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Lesson 5 User views
Objective Explain the role of requirements analysis in creating user views.

Business Requirements Analysis Creating Views

You have already learned how to create efficient, error-free tables that enable users to
  1. store,
  2. update, and
  3. delete
records without making any unintended changes to the table data. Next three modules show you how to create information by extracting data out of the tables.

Requirements Analysis, Information Users Need

During the first phase of the Database Life Cycle, Requirements Analysis[1], you interviewed potential users of the database with the purpose of discovering what business objects would need to be represented in the database and to find out what type of information users would want to derive from that data. This depends on the business objects in the database and each user's job responsibilities. A rental car company might require a database modeling these objects:

  1. Vehicles available for rent
  2. Special offers and their expiration dates
  3. Maintenance records
  4. Accident reports
  5. Details of a specific rental
  6. Customers
  7. Employees

Customer Service Representative

A customer-service representative would require access to tables storing information about available vehicles, special offers, details of specific rentals, and customers. Customer-service reps also could be allowed to enter data from accident reports, although the company might choose to limit which reps would be able to examine accident reports. Once you have determined what information users need, you can create views[2] to present that information. A view is a database construct that limits the database objects a user can interact with and can contain calculated fields, which are not allowed in base tables.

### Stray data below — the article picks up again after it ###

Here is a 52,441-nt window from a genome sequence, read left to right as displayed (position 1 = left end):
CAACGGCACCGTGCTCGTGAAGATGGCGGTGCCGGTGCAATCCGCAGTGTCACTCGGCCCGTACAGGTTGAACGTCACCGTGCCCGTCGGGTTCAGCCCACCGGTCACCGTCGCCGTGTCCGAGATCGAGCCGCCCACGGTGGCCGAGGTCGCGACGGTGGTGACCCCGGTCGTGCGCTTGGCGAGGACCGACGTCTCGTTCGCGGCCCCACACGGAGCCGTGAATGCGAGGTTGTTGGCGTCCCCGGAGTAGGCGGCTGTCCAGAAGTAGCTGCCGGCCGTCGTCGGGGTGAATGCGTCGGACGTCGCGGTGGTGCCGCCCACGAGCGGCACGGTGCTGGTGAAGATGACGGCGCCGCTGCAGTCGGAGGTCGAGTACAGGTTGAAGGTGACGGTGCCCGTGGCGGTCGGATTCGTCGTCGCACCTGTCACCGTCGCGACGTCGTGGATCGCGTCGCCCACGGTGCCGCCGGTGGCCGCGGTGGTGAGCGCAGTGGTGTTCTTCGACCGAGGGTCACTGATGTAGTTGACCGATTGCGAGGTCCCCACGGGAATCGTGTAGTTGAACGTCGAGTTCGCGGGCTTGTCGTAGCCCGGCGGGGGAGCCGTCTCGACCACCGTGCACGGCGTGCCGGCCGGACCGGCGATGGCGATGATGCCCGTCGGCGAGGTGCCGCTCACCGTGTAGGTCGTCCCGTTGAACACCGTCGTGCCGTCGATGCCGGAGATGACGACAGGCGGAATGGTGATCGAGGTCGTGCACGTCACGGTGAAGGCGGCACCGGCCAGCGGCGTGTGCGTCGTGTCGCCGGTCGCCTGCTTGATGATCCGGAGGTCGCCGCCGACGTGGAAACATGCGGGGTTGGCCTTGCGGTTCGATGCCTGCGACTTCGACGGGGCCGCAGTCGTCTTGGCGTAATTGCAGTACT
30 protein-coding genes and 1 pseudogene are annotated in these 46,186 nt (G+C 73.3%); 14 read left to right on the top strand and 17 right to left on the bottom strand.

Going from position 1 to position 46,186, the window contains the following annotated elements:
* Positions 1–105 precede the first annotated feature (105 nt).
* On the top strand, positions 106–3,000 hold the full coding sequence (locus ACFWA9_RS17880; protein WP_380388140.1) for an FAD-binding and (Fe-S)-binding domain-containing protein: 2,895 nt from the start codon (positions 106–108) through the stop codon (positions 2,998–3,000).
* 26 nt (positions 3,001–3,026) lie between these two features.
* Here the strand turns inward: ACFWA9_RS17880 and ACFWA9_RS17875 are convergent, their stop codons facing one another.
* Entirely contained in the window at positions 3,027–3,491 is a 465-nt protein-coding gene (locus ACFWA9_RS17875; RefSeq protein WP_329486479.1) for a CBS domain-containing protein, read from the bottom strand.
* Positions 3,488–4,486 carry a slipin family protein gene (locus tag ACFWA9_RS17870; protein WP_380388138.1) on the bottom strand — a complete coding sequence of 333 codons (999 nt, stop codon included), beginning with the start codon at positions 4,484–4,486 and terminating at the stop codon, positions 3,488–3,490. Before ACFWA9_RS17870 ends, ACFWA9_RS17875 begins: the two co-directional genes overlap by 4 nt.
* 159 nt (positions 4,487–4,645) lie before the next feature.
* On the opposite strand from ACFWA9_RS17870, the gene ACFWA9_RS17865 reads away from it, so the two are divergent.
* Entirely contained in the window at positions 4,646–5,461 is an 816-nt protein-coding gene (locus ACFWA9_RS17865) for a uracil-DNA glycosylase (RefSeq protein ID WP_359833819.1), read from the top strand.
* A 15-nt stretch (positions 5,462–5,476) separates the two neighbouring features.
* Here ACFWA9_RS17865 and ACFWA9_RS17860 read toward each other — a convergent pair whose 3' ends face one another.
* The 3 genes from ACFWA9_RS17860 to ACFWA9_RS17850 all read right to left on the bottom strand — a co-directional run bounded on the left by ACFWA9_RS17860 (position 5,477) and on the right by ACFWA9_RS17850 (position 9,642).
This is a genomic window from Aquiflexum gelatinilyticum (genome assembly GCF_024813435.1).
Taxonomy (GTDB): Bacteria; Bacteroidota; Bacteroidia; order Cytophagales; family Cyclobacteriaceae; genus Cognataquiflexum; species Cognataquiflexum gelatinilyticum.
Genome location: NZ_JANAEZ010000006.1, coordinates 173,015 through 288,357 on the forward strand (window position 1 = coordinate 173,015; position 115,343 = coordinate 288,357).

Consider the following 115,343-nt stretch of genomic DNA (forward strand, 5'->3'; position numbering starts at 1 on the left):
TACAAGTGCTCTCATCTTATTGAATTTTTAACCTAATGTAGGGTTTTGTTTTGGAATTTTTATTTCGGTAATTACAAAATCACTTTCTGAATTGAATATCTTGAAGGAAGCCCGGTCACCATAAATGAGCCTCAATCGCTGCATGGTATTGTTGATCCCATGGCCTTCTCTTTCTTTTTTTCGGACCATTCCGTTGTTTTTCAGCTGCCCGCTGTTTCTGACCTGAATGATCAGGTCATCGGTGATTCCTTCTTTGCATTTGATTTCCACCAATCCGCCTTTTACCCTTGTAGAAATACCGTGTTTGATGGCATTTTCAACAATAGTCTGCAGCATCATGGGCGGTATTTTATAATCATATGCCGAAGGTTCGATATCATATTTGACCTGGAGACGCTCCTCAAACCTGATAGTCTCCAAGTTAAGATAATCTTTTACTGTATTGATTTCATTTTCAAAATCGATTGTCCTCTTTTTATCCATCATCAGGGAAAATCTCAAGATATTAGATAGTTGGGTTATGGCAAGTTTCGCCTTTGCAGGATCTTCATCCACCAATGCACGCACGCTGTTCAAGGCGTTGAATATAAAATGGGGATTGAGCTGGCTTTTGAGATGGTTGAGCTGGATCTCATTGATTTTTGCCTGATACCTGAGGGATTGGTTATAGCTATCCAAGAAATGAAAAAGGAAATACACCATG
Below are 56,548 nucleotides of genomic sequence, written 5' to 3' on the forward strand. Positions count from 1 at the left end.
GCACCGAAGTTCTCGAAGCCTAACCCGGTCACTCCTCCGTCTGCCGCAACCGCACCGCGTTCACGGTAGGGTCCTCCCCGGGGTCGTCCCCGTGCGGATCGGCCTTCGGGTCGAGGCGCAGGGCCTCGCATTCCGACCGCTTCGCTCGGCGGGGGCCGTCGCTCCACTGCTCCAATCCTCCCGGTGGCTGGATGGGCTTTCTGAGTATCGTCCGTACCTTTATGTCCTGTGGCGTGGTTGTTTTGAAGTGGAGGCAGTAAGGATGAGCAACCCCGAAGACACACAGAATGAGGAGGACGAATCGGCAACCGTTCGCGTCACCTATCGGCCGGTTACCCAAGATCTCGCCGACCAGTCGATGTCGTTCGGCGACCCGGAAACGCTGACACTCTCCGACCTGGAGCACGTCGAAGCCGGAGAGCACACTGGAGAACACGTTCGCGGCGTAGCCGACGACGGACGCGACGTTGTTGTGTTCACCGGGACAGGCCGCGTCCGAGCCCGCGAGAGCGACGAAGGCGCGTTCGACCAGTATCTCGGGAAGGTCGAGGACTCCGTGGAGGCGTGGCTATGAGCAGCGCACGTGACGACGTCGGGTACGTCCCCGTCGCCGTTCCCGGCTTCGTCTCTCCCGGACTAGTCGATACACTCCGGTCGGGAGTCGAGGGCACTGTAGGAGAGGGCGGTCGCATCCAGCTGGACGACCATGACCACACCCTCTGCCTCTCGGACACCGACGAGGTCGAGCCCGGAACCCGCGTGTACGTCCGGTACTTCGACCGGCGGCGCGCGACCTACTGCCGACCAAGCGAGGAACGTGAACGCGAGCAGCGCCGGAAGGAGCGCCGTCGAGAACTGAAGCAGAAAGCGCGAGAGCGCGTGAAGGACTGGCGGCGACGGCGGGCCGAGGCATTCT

Calculations in Views

In our discussion of database elements, we pointed out that you should not perform calculations in a base table because the field containing the calculated value would not derive its value from a single source. By performing a mathematical operation on the contents of two or more fields, it would derive its value from at least two sources, and violate Codd's first rule of fully relational databases: "All information in a relational database is represented explicitly at the logical level in exactly one way, by values in tables." Because calculations are not, strictly speaking, values in tables, calculations violate the rule. Views, however, are not base tables, so they can contain calculations. (A view creates a virtual table but is not in itself a virtual table.) Some examples of calculations of interest to rental car agency branch managers include:
  1. What percentage of their fleet is currently available for rent?
  2. Which makes and models of car have required the most maintenance?
  3. What percentage of drivers exceeded their agreement's mileage limitations?
  4. Which car is the most popular?
  5. What are total revenues?
  6. What is the total labor cost?
  7. What is the total maintenance cost?
  8. What is the profit?
The next lesson discusses how user views are stored in a database.

User Views - Exercise

Before moving on to the next lesson, click the Exercise link below to reinforce your understanding of requirements analysis and user views.
User Views - Exercise

[1]requirements analysis: The stage in the database design cycle when designers find out everything they can about the data the client needs to store in the database and the conditions under which that data needs to be accessed.
[2] View: A database object that enables you to define the columns and rows that a specific user can see. A view can also serve as a tool for enforcing security within your database.